I suspect some local wags and pesky kids might well have been having a go at the pub signage of the Bugle Horn, a Good Beer Guide listed pub in the Lincolnshire of Bassingham. The pub has been serving alcohol to customers since the seventeenth century, it’s a sizeable building and there’s also a large beer garden. I’ve tried to work out the reasons for the pub’s name, but I can’t see any local military connection and the actual reason is likely lost to history.
Here it’s the Te Buge Horn.
Here the Ugle Horn.
And here the Bugle Orn. It’s like something out of Fawlty Towers and the kids changing the letters on the sign. But, I won’t linger any further on the external signage.
This wasn’t what I expected to see from a Good Beer Guide listed pub if I’m being honest, especially as this appears to be a free house which isn’t manacled to a pubco or brewer. As there was another bar where more exciting options might be available, I asked if there were any other ales to choose from.
The friendly staff member, who I assume to be the landlady, politely pointed me straight towards the keg options from Beavertown. I’m not averse to these, although I’ve obviously worked through them all before, so I was hoping for a local beer that I might not get anywhere else. Prices of these were towards the higher end of the scale, but I liked the inviting nature of the pub so I felt it was a price worth paying to not have to drink Greene King IPA.
I went for the Bloody ‘Ell from Beavertown, an entirely agreeable blood orange keg IPA. It’s a nod towards craft beer, I approve of the pub’s attempts to widen their beer range.
There are two separate bar areas, the one in which we seated was comfortable enough but they do perhaps need a refurbishment as some of the seating is heavily stained and things are a bit wobbly in places.
Having said that, the pub still felt traditional and if there is a refurbishment, I hope that it doesn’t change the layout and separate areas of the interior that currently exist.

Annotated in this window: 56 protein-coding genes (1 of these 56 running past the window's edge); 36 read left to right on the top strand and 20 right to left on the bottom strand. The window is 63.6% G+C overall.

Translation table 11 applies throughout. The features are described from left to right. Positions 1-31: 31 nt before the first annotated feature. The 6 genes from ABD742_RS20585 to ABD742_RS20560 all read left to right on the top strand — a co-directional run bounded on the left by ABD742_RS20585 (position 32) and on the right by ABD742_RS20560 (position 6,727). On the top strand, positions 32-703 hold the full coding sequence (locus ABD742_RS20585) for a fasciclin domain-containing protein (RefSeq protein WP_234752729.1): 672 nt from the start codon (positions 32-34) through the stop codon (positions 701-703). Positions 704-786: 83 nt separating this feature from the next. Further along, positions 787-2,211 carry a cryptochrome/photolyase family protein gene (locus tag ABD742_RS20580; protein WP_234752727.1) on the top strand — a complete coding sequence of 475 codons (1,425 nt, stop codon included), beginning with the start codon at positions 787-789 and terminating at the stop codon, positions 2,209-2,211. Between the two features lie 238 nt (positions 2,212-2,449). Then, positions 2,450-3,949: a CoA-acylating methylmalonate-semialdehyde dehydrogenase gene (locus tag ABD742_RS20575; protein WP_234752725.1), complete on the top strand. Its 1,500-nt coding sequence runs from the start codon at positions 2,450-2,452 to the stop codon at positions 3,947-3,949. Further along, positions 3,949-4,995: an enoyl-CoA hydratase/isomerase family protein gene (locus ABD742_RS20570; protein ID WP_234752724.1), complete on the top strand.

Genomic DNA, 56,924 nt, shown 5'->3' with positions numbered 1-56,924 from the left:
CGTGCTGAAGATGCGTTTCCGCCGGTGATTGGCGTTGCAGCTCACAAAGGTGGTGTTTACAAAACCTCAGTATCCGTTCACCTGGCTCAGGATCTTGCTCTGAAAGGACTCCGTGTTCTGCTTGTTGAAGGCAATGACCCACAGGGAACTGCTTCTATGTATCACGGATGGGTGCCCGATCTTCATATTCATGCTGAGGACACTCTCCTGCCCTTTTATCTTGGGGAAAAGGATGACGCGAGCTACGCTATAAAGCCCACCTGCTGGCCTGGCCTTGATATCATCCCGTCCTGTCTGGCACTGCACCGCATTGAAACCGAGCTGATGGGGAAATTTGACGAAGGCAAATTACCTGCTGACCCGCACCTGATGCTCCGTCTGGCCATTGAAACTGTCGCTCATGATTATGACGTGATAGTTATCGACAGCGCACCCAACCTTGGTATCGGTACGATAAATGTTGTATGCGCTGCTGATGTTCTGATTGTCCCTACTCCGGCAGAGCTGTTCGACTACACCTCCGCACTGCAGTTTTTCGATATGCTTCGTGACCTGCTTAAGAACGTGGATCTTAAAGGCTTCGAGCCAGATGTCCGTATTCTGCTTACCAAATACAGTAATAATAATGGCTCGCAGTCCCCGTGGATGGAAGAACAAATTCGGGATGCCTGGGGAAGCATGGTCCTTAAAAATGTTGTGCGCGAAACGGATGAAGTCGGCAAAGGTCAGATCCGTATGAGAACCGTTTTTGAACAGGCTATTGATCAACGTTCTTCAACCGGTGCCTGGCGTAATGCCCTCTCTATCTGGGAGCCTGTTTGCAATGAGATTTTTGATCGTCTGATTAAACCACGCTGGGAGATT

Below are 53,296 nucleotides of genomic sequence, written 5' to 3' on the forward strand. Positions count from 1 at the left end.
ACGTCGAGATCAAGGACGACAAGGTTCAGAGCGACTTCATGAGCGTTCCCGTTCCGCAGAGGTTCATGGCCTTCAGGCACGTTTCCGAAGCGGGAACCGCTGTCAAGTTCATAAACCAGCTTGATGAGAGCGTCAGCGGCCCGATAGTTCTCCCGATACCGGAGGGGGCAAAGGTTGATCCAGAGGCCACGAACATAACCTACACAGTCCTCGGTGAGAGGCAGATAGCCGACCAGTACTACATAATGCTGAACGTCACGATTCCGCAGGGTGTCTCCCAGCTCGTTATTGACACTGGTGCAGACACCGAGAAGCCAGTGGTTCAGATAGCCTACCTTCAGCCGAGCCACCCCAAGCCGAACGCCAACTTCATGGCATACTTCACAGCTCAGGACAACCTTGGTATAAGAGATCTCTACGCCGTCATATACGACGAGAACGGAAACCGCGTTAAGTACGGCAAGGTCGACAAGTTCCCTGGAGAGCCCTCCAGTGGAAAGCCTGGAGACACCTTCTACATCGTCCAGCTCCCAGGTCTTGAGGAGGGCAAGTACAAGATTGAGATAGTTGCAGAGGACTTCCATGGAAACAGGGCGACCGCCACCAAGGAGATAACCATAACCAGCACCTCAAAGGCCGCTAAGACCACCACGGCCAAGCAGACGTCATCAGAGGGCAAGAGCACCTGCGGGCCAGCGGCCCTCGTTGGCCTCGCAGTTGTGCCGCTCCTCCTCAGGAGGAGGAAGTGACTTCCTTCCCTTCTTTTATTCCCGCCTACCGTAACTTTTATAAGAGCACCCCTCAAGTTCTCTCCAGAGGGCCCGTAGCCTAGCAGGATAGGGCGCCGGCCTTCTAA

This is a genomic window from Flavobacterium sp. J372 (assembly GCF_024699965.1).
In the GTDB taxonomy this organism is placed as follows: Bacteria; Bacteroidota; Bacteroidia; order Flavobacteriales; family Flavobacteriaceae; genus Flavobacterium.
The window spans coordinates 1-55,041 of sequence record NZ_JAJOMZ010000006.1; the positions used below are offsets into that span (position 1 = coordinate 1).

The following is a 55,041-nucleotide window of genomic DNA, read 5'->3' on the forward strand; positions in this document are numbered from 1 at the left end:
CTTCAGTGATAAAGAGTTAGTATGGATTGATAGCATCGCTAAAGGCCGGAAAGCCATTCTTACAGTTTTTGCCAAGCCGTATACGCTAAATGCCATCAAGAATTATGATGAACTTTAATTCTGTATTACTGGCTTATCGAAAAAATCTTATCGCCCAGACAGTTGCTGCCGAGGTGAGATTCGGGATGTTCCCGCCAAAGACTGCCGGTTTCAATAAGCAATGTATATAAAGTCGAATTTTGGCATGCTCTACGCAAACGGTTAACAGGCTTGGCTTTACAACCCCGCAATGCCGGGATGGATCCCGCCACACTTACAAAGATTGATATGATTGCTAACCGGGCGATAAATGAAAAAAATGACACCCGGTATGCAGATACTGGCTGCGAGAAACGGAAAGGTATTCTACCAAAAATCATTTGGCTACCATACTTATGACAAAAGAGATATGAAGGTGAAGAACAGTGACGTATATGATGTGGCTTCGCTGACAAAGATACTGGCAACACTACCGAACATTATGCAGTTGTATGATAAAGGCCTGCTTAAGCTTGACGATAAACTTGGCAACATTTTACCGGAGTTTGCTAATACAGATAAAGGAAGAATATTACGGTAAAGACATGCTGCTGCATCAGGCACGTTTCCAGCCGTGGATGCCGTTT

Liam’s gammon (that’s a description of the food he ordered, not his politics which are far more reasonable), delivered just seconds after he had gone off to explore the toilet facilities in the pub.
Although the Beavertown beers might have been just a little decadently priced, the meals certainly weren’t, this fish and chips was at the very agreeable price of £10. The home cut chips are mostly hidden here by the fish, but there were more than I could eat and so I let Liam finish them up. For the perfect arrangement, the fish could have been drained better and the oil could do with changing, but the batter had a decent depth of flavour and the fish flaked away. I think they’re using some form of margarine on the bread, that wasn’t a highlight if I’m being honest. But, for the price, this was a satisfying and filling meal, if I was a local I’m fairly sure I’d eat here on a regular basis.
The pub is well reviewed on-line, with the staff member giving the atmosphere a family friendly atmosphere where customers feel welcome being there. They’ve built up a reputation for large portions of home-cooked food at reasonable prices, which is quite a selling point as far as I’m concerned. Although I can’t say that I was surprised and delighted by the range of real ales, they’ve made an effort with offering Beavertown beers as an additional option. Definitely recommended, although some form of minor renovation might improve the ambience, as it’s an element customers have mentioned on-line for a few years. But, times are hard for pubs, and at least they’re keeping the food prices down. It felt like a proper pub to me, a phrase that’s over-used I admit, but some things are timeless and too much change here would be a bad thing.